Order of Business - Seanad Eireann, Wednesday 9th July
Posted on July 10, 2014
Order of Business - Wednesday 9th July
Senator Ivana Bacik: I echo Senator Darragh O'Brien's comments of concern and disappointment at the cancellation of the five concerts. It is not fair or appropriate to blame one official.
Senator Darragh O'Brien: He is the boss.
Senator Ivana Bacik: Permission was granted for three concerts.
Senator Darragh O'Brien: Yes.
Senator Ivana Bacik: Apparently, the decision was taken by the artist and promoter. I am aware another promoter went on radio this morning to express his view which was somewhat critical of the way it was done. We need to look at how we ensure change to ensure it does not happen again. As legislators we have allowed a practice to grow up where concert tickets were being sold in thousands, subject to licence. Clearly that process is no longer workable and needs to be changed.
Like Senator Darragh O'Brien I call for a debate on the Middle East. All of us must have a huge concern about the escalation of military action by Israel in the Gaza Strip and the fact that women and children have been killed in attacks by Israel overnight. Of course, we all condemn the brutal murder of the three Israeli teenagers and the subsequent horrific murder of the Palestinian boy. The Israeli Defence ministry, in suggesting in comments this morning that Israel is merely responding to Hamas rocket attacks, does not ring true. Certainly to target civilians and civilian homes is not a legitimate use of force. All of us would have huge concern about what appears to be a further escalation of military action that is pending. I call for a debate as soon as possible with the new Minister for Foreign Affairs to speak about how the EU can seek to resolve matters and ensure this warfare does not escalate further. As we have witnessed horrific warfare in the Gaza Strip previously I hope we do not see it developing in the coming weeks.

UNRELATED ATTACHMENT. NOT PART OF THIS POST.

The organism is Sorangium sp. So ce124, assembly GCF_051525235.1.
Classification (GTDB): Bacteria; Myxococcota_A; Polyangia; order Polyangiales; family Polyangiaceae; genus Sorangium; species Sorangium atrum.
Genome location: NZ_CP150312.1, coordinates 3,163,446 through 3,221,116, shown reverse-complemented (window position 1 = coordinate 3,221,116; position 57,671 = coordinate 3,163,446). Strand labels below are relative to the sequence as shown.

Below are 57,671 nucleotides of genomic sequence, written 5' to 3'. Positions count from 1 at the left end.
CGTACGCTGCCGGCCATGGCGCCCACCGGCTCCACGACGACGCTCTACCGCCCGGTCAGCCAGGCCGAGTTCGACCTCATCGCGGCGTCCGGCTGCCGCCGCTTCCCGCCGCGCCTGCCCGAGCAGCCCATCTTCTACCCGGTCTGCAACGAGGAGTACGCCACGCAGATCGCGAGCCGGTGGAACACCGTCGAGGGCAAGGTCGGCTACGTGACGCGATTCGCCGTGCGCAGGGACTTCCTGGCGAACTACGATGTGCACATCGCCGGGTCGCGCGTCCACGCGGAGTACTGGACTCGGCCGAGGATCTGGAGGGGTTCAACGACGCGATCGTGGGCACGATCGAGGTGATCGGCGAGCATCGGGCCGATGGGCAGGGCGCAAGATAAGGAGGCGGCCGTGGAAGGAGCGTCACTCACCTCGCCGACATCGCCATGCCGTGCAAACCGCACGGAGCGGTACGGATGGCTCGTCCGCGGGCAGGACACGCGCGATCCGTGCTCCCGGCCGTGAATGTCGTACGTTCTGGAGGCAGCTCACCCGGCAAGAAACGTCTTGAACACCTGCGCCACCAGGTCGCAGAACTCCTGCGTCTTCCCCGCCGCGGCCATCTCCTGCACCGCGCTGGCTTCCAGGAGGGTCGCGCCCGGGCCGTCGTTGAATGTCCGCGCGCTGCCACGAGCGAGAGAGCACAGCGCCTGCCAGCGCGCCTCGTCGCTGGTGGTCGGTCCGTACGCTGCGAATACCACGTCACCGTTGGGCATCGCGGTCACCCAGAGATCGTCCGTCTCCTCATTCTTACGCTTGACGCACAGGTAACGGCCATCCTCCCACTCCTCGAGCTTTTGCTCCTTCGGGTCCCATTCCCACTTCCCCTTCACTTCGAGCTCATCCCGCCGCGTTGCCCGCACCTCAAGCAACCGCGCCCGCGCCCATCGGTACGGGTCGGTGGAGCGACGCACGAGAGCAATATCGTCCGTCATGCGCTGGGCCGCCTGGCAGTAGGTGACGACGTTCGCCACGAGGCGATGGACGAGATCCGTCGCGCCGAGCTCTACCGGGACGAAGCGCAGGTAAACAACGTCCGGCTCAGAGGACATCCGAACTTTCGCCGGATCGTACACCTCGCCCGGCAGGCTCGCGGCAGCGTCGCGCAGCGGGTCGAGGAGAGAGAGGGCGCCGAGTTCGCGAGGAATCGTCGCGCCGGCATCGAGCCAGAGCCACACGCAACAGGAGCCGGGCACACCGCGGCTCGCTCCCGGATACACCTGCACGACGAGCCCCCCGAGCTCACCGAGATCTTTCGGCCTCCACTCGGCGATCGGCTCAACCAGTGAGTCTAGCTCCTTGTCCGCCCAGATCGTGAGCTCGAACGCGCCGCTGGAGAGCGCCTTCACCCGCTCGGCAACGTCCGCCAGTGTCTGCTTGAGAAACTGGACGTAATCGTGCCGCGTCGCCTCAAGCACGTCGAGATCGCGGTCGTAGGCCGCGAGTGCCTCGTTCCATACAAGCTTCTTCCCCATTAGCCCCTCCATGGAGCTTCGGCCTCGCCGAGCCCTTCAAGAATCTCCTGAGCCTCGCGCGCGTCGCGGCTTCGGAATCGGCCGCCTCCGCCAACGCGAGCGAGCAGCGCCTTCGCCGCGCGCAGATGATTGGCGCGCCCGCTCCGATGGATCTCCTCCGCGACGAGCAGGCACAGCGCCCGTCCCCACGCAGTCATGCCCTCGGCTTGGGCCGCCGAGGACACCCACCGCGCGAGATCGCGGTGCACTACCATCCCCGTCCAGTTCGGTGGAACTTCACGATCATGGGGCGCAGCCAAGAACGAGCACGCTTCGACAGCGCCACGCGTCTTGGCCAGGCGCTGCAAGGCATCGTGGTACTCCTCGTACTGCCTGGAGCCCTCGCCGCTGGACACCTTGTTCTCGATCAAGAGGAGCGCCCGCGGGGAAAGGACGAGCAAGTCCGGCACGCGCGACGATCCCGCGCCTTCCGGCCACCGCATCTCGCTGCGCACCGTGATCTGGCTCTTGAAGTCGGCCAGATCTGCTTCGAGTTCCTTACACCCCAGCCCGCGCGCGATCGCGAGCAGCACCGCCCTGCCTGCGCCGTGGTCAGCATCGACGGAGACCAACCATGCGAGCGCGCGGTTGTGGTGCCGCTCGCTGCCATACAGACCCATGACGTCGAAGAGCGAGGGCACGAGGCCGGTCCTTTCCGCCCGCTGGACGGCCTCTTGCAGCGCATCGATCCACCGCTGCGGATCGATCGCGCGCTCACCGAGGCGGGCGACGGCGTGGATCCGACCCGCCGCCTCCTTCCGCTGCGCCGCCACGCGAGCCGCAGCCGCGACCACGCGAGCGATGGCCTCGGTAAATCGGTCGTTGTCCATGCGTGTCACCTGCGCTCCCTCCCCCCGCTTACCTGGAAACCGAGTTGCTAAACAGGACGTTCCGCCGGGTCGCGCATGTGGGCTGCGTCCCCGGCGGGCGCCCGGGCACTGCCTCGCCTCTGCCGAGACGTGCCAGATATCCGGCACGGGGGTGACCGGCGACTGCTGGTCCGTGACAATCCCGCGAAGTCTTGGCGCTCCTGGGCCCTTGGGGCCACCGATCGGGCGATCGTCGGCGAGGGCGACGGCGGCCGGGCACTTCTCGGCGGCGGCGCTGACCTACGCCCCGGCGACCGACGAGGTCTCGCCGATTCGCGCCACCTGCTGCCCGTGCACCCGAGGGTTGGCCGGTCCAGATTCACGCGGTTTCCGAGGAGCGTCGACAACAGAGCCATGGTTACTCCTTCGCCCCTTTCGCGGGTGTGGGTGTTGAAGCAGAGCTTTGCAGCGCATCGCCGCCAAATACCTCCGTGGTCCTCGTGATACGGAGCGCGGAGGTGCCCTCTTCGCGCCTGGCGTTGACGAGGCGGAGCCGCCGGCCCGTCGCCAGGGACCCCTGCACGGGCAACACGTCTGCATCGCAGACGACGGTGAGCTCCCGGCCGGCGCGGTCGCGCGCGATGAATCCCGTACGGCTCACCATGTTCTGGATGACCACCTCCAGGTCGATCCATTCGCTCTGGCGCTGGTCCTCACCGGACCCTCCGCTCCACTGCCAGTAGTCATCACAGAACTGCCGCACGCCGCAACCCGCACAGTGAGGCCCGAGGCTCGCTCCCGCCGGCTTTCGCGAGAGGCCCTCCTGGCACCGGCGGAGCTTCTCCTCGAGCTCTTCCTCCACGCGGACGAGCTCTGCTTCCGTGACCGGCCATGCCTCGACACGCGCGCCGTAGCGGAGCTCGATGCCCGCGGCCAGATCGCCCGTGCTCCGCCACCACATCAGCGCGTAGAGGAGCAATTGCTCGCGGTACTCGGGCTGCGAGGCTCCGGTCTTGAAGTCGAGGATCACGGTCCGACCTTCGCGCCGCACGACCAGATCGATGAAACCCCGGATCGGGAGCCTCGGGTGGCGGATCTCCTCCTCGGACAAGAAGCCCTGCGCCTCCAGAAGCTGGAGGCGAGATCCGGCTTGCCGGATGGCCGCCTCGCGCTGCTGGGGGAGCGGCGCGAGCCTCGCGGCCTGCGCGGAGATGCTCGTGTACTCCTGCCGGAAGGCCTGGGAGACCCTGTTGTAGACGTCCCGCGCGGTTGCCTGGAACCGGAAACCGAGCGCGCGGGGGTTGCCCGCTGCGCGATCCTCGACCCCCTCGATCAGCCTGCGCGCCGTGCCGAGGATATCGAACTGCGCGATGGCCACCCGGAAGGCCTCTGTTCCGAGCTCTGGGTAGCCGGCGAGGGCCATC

I welcome yesterday's announcement by the Minister for Social Protection, Deputy Joan Burton, and the Minister for Children, Deputy Charlie Flanagan, of an expansion for access to after school and community employment child care programmes. In that context, I ask the Leader for a debate on child care in the autumn. Yesterday's important announcement, which went under the radar, will greatly enhance the State provision of child care to low income families. The eligibility criteria will be expanded for the after school programme. A new option is being made available which is important for the parents of primary school children. It will provide not only subsidised after school child care places but also a pick-up service from schools. That will be a huge support to parents who wish to re-enter employment or upskill or train so as to enhance their employment opportunities. That the programme is being extended to children up to 13 years of age, an increase from the current age limit of five years, as well as the general expansion of child care provision for low income families is welcome. I hope we can have a broader debate on child care provision in the autumn.
I commend the advocacy initiative conducted by a large range of social justice NGOs, civil society groups and the community and voluntary sector.
It held its final conference yesterday at the RDS - I was privileged to be invited to speak at it - to look at the future of social justice advocacy in Ireland and the role of the community and voluntary sector in pressing for a more equal and inclusive society. I ask the Leader for a debate in due course on the role of the community and voluntary sector in enhancing social justice and seeking a more equal society. I commend Ms Anna Visser and all her team in the Advocacy Initiative.